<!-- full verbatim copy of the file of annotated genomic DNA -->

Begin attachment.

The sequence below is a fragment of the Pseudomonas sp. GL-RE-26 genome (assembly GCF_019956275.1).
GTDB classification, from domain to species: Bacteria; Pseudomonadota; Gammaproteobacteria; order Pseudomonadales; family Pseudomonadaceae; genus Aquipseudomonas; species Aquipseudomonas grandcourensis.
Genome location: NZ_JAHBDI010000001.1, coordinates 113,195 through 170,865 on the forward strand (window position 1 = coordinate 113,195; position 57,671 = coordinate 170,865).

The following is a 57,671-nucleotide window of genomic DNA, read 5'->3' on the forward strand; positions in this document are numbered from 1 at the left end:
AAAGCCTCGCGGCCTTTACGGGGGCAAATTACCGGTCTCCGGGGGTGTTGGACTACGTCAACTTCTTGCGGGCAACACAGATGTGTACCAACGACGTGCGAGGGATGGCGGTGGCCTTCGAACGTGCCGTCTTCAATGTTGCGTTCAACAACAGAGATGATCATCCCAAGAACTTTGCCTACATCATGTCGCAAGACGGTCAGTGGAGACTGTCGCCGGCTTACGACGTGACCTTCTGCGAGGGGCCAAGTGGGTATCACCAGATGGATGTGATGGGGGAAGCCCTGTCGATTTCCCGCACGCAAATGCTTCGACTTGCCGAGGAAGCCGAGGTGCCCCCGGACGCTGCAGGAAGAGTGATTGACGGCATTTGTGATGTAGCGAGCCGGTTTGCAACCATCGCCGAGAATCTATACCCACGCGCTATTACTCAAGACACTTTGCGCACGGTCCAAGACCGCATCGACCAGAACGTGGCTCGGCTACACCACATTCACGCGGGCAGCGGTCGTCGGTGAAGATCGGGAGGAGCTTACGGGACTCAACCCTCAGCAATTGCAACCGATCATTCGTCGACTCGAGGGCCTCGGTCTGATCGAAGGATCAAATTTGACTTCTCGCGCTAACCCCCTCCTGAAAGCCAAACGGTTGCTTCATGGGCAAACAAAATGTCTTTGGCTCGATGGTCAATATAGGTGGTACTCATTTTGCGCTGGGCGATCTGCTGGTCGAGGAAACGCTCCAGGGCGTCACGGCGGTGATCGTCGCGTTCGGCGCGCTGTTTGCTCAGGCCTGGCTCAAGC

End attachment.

The sequence below is a fragment of the Pseudomonas sp. GL-RE-26 genome (assembly GCF_019956275.1).
GTDB classification, from domain to species: Bacteria; Pseudomonadota; Gammaproteobacteria; order Pseudomonadales; family Pseudomonadaceae; genus Aquipseudomonas; species Aquipseudomonas grandcourensis.
Genome location: NZ_JAHBDI010000001.1, coordinates 113,195 through 170,865 on the forward strand (window position 1 = coordinate 113,195; position 57,671 = coordinate 170,865).

The following is a 57,671-nucleotide window of genomic DNA, read 5'->3' on the forward strand; positions in this document are numbered from 1 at the left end:
AAAGCCTCGCGGCCTTTACGGGGGCAAATTACCGGTCTCCGGGGGTGTTGGACTACGTCAACTTCTTGCGGGCAACACAGATGTGTACCAACGACGTGCGAGGGATGGCGGTGGCCTTCGAACGTGCCGTCTTCAATGTTGCGTTCAACAACAGAGATGATCATCCCAAGAACTTTGCCTACATCATGTCGCAAGACGGTCAGTGGAGACTGTCGCCGGCTTACGACGTGACCTTCTGCGAGGGGCCAAGTGGGTATCACCAGATGGATGTGATGGGGGAAGCCCTGTCGATTTCCCGCACGCAAATGCTTCGACTTGCCGAGGAAGCCGAGGTGCCCCCGGACGCTGCAGGAAGAGTGATTGACGGCATTTGTGATGTAGCGAGCCGGTTTGCAACCATCGCCGAGAATCTATACCCACGCGCTATTACTCAAGACACTTTGCGCACGGTCCAAGACCGCATCGACCAGAACGTGGCTCGGCTACACCACATTCACGCGGGCAGCGGTCGTCGGTGAAGATCGGGAGGAGCTTACGGGACTCAACCCTCAGCAATTGCAACCGATCATTCGTCGACTCGAGGGCCTCGGTCTGATCGAAGGATCAAATTTGACTTCTCGCGCTAACCCCCTCCTGAAAGCCAAACGGTTGCTTCATGGGCAAACAAAATGTCTTTGGCTCGATGGTCAATATAGGTGGTACTCATTTTGCGCTGGGCGATCTGCTGGTCGAGGAAACGCTCCAGGGCGTCACGGCGGTGATCGTCGCGTTCGGCGCGCTGTTTGCTCAGGCCTGGCTCAAGC